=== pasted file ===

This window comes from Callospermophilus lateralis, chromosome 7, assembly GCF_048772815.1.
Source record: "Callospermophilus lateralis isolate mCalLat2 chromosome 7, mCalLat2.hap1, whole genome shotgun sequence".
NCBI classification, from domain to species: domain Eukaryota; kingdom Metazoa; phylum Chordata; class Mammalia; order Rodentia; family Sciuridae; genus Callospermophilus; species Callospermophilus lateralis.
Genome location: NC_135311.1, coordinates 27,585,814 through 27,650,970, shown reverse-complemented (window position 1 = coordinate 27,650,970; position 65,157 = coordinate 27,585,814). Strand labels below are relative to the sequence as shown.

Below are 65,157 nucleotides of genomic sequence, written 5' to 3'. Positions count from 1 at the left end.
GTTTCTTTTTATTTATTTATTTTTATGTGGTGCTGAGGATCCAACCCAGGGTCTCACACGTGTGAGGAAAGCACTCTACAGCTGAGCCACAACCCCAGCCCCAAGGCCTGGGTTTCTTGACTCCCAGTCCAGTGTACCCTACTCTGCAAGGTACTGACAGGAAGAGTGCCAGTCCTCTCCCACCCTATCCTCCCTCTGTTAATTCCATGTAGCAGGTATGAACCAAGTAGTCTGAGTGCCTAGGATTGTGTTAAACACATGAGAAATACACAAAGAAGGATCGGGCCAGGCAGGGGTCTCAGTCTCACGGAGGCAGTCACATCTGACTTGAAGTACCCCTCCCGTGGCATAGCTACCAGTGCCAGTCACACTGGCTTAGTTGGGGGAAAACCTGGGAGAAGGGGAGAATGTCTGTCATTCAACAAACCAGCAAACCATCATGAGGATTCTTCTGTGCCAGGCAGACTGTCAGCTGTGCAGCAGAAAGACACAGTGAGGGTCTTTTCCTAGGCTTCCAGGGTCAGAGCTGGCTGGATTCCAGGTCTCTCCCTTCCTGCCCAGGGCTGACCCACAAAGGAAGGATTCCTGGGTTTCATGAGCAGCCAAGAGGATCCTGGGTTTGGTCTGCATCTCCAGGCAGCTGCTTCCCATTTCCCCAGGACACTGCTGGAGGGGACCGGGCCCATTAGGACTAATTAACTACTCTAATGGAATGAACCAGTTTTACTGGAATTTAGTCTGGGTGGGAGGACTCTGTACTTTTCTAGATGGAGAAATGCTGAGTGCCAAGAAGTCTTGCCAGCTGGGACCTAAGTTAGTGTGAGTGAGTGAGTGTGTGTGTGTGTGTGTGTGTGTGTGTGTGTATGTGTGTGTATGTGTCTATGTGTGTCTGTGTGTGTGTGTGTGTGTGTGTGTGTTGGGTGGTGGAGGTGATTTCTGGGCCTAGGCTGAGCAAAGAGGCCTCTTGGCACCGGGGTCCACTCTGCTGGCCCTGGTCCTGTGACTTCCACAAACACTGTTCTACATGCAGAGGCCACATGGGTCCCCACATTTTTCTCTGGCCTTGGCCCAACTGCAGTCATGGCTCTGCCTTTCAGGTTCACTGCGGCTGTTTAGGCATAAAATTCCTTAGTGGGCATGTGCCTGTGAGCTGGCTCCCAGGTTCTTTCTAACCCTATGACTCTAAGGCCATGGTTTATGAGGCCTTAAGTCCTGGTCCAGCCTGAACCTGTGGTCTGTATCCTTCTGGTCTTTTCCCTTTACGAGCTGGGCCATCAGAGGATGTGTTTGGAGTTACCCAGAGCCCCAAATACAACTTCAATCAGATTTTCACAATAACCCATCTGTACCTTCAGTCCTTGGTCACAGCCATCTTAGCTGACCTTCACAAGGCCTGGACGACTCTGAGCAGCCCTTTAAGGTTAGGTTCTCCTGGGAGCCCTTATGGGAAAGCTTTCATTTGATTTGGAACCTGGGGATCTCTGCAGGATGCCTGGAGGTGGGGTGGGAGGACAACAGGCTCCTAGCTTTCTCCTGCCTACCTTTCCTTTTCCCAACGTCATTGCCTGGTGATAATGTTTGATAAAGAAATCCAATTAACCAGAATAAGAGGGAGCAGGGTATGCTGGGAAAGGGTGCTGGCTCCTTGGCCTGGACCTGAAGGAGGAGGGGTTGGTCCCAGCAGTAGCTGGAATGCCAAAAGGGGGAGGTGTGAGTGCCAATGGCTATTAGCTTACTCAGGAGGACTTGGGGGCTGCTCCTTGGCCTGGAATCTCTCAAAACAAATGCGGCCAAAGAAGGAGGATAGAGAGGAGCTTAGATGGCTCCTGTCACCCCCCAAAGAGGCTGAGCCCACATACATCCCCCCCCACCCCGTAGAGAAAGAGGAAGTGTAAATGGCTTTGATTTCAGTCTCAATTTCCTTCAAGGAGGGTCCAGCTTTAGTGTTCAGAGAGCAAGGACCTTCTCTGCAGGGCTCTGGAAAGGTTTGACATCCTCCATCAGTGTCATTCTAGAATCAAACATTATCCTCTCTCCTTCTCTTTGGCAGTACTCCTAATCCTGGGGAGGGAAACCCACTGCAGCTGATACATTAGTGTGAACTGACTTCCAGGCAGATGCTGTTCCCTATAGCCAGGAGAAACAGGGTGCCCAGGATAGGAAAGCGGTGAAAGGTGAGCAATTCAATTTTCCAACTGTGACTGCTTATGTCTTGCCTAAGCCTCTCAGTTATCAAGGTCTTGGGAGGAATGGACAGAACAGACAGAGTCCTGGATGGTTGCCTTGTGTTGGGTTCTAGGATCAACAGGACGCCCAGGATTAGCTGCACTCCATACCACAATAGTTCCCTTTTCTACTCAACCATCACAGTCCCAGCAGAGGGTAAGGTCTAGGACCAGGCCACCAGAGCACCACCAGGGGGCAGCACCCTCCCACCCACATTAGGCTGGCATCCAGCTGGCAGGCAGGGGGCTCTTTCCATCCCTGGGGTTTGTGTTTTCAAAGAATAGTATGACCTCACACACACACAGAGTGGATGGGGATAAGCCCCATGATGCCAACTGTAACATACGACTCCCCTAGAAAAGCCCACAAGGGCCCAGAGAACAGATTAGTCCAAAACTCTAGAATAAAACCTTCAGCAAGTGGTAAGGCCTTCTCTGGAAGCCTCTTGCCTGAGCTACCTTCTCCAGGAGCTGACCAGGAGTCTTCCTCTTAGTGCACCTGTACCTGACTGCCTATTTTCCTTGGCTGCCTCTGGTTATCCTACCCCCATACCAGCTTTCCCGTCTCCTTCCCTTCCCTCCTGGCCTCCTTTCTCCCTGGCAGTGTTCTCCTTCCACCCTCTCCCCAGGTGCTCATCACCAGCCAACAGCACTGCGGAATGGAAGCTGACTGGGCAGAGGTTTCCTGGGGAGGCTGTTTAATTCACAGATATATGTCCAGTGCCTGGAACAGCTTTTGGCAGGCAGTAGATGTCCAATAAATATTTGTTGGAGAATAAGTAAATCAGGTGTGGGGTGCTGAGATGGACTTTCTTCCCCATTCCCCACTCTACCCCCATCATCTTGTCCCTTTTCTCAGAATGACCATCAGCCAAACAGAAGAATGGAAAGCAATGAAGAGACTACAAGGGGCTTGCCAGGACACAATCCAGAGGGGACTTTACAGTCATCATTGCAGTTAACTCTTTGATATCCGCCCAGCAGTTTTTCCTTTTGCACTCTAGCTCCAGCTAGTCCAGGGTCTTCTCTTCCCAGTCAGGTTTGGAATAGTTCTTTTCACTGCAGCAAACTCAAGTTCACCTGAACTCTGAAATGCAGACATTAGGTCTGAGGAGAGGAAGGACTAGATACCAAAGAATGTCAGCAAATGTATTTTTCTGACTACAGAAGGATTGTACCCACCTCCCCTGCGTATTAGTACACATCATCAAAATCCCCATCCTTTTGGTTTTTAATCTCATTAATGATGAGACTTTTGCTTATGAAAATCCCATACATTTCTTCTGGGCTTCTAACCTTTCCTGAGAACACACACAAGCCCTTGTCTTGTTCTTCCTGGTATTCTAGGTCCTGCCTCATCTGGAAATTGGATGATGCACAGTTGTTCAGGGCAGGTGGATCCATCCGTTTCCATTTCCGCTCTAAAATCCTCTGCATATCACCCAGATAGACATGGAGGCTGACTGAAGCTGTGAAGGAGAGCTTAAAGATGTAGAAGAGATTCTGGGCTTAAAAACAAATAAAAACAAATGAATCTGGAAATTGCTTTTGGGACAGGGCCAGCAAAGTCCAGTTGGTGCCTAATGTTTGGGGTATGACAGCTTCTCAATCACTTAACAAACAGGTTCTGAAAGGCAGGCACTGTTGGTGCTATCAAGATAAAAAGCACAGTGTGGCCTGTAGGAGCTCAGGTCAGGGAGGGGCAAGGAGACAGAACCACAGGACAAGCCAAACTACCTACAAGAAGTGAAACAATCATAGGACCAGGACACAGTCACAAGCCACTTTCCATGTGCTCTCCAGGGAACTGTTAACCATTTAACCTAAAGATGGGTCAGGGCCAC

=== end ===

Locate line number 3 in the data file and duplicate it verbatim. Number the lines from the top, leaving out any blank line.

NCBI classification, from domain to species: domain Eukaryota; kingdom Metazoa; phylum Chordata; class Mammalia; order Rodentia; family Sciuridae; genus Callospermophilus; species Callospermophilus lateralis.